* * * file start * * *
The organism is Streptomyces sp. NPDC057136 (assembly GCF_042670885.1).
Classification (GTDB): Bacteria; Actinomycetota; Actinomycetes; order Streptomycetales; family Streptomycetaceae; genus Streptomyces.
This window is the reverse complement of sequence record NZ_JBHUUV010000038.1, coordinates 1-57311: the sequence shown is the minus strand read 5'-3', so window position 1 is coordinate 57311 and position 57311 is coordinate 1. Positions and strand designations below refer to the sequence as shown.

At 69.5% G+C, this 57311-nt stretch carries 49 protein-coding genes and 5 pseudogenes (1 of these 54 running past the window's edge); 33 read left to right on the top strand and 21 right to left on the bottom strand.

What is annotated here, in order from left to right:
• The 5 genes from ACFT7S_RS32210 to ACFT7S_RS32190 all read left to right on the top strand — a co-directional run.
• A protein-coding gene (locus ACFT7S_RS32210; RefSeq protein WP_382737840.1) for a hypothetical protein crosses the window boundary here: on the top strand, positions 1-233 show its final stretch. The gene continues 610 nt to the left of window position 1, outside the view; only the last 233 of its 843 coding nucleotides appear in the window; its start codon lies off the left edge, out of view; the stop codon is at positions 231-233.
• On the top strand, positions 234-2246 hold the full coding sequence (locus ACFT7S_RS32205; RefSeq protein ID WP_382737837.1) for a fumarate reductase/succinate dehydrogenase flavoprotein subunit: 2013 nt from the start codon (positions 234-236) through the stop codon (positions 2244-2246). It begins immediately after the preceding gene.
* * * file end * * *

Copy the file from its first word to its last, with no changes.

The organism is Streptomyces sp. NPDC057136 (assembly GCF_042670885.1).
Classification (GTDB): Bacteria; Actinomycetota; Actinomycetes; order Streptomycetales; family Streptomycetaceae; genus Streptomyces.
This window is the reverse complement of sequence record NZ_JBHUUV010000038.1, coordinates 1-57311: the sequence shown is the minus strand read 5'-3', so window position 1 is coordinate 57311 and position 57311 is coordinate 1. Positions and strand designations below refer to the sequence as shown.

At 69.5% G+C, this 57311-nt stretch carries 49 protein-coding genes and 5 pseudogenes (1 of these 54 running past the window's edge); 33 read left to right on the top strand and 21 right to left on the bottom strand.

What is annotated here, in order from left to right:
• The 5 genes from ACFT7S_RS32210 to ACFT7S_RS32190 all read left to right on the top strand — a co-directional run.
• A protein-coding gene (locus ACFT7S_RS32210; RefSeq protein WP_382737840.1) for a hypothetical protein crosses the window boundary here: on the top strand, positions 1-233 show its final stretch. The gene continues 610 nt to the left of window position 1, outside the view; only the last 233 of its 843 coding nucleotides appear in the window; its start codon lies off the left edge, out of view; the stop codon is at positions 231-233.
• On the top strand, positions 234-2246 hold the full coding sequence (locus ACFT7S_RS32205; RefSeq protein ID WP_382737837.1) for a fumarate reductase/succinate dehydrogenase flavoprotein subunit: 2013 nt from the start codon (positions 234-236) through the stop codon (positions 2244-2246). It begins immediately after the preceding gene.